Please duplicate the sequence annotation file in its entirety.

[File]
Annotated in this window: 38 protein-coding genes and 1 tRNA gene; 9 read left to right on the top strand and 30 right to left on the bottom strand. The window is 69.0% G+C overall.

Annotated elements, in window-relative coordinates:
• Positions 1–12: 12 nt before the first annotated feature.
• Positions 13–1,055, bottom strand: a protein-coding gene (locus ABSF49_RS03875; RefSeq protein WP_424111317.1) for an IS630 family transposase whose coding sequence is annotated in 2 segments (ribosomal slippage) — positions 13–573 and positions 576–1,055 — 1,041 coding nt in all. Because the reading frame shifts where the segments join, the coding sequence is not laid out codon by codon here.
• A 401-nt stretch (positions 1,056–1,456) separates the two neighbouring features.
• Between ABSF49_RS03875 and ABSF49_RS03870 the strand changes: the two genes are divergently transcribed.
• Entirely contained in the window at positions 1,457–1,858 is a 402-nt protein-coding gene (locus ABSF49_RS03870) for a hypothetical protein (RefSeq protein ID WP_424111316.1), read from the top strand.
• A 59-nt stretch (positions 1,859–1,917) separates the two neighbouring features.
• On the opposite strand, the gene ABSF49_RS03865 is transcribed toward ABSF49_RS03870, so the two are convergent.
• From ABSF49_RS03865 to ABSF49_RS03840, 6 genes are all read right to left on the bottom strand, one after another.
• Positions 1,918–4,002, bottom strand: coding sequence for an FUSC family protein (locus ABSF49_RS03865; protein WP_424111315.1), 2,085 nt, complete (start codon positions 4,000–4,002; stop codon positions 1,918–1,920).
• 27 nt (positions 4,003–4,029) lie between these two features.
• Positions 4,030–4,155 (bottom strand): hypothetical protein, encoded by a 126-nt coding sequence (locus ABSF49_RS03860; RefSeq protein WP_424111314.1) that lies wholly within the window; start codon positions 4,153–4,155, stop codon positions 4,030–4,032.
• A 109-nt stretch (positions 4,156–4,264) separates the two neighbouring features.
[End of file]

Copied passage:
Annotated in this window: 38 protein-coding genes and 1 tRNA gene; 9 read left to right on the top strand and 30 right to left on the bottom strand. The window is 69.0% G+C overall.

Annotated elements, in window-relative coordinates:
• Positions 1–12: 12 nt before the first annotated feature.
• Positions 13–1,055, bottom strand: a protein-coding gene (locus ABSF49_RS03875; RefSeq protein WP_424111317.1) for an IS630 family transposase whose coding sequence is annotated in 2 segments (ribosomal slippage) — positions 13–573 and positions 576–1,055 — 1,041 coding nt in all. Because the reading frame shifts where the segments join, the coding sequence is not laid out codon by codon here.
• A 401-nt stretch (positions 1,056–1,456) separates the two neighbouring features.
• Between ABSF49_RS03875 and ABSF49_RS03870 the strand changes: the two genes are divergently transcribed.
• Entirely contained in the window at positions 1,457–1,858 is a 402-nt protein-coding gene (locus ABSF49_RS03870) for a hypothetical protein (RefSeq protein ID WP_424111316.1), read from the top strand.
• A 59-nt stretch (positions 1,859–1,917) separates the two neighbouring features.
• On the opposite strand, the gene ABSF49_RS03865 is transcribed toward ABSF49_RS03870, so the two are convergent.
• From ABSF49_RS03865 to ABSF49_RS03840, 6 genes are all read right to left on the bottom strand, one after another.
• Positions 1,918–4,002, bottom strand: coding sequence for an FUSC family protein (locus ABSF49_RS03865; protein WP_424111315.1), 2,085 nt, complete (start codon positions 4,000–4,002; stop codon positions 1,918–1,920).
• 27 nt (positions 4,003–4,029) lie between these two features.
• Positions 4,030–4,155 (bottom strand): hypothetical protein, encoded by a 126-nt coding sequence (locus ABSF49_RS03860; RefSeq protein WP_424111314.1) that lies wholly within the window; start codon positions 4,153–4,155, stop codon positions 4,030–4,032.
• A 109-nt stretch (positions 4,156–4,264) separates the two neighbouring features.